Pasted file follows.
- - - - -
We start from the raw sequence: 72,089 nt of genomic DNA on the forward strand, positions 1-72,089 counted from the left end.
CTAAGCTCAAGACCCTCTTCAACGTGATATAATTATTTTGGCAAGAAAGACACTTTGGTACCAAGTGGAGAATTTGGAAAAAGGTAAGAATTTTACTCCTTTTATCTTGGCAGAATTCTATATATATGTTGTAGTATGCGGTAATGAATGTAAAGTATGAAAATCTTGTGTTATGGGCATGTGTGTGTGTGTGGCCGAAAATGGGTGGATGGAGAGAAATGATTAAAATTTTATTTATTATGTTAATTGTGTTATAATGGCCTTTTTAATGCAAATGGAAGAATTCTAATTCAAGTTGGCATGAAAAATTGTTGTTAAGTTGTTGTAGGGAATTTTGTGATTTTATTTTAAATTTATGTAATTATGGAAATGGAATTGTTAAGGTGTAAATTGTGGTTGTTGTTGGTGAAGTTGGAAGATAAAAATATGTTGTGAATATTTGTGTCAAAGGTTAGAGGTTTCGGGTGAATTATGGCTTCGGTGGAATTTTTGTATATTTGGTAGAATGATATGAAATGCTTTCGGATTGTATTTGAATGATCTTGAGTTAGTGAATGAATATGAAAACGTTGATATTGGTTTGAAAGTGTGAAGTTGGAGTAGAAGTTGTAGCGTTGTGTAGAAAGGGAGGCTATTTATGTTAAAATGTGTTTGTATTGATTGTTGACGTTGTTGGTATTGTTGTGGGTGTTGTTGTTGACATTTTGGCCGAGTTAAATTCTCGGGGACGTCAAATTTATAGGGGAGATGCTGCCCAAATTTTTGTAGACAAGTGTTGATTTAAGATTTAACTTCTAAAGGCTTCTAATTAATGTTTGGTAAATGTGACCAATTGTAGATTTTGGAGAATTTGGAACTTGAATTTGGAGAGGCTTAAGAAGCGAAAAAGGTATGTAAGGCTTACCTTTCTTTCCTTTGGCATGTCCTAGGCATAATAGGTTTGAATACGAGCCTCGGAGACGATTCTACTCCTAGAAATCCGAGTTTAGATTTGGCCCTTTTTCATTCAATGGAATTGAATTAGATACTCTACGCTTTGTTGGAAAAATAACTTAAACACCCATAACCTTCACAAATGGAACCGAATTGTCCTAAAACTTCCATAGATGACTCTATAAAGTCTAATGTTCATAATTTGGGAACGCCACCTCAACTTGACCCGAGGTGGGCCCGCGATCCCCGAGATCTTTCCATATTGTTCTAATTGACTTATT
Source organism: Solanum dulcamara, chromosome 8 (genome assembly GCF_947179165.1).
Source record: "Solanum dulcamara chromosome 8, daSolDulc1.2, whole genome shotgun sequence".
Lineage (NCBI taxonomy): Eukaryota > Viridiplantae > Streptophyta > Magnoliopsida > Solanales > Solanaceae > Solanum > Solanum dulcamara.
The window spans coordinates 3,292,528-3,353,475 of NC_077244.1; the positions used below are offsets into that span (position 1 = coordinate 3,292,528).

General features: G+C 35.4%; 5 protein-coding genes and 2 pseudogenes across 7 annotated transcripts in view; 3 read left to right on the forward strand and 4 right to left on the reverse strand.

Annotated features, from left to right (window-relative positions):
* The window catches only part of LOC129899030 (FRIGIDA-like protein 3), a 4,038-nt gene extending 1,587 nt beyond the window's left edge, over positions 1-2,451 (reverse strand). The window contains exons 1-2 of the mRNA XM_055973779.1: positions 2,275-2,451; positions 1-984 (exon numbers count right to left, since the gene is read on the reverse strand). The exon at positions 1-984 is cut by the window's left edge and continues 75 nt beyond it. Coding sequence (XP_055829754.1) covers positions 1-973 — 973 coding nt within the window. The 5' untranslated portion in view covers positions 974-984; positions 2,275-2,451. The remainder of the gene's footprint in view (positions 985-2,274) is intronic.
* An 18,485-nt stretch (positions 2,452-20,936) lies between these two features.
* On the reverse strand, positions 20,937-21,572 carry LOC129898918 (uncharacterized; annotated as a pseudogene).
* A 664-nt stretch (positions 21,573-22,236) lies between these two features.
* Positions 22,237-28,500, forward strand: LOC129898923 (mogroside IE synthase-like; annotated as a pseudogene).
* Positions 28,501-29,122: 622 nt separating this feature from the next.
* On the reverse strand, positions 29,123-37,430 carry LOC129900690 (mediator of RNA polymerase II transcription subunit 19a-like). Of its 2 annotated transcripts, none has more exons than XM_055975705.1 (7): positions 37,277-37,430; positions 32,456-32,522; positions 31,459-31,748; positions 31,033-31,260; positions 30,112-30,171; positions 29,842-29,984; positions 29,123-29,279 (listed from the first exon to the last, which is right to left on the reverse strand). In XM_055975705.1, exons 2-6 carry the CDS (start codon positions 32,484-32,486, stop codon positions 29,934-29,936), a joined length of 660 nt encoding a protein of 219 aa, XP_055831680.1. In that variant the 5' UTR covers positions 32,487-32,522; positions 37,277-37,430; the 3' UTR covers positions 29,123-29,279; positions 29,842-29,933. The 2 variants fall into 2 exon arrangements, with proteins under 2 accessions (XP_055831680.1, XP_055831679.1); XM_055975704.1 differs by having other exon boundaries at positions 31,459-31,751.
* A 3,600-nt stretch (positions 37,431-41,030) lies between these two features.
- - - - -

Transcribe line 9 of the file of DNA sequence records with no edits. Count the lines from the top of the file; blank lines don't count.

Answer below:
* The window catches only part of LOC129899030 (FRIGIDA-like protein 3), a 4,038-nt gene extending 1,587 nt beyond the window's left edge, over positions 1-2,451 (reverse strand). The window contains exons 1-2 of the mRNA XM_055973779.1: positions 2,275-2,451; positions 1-984 (exon numbers count right to left, since the gene is read on the reverse strand). The exon at positions 1-984 is cut by the window's left edge and continues 75 nt beyond it. Coding sequence (XP_055829754.1) covers positions 1-973 — 973 coding nt within the window. The 5' untranslated portion in view covers positions 974-984; positions 2,275-2,451. The remainder of the gene's footprint in view (positions 985-2,274) is intronic.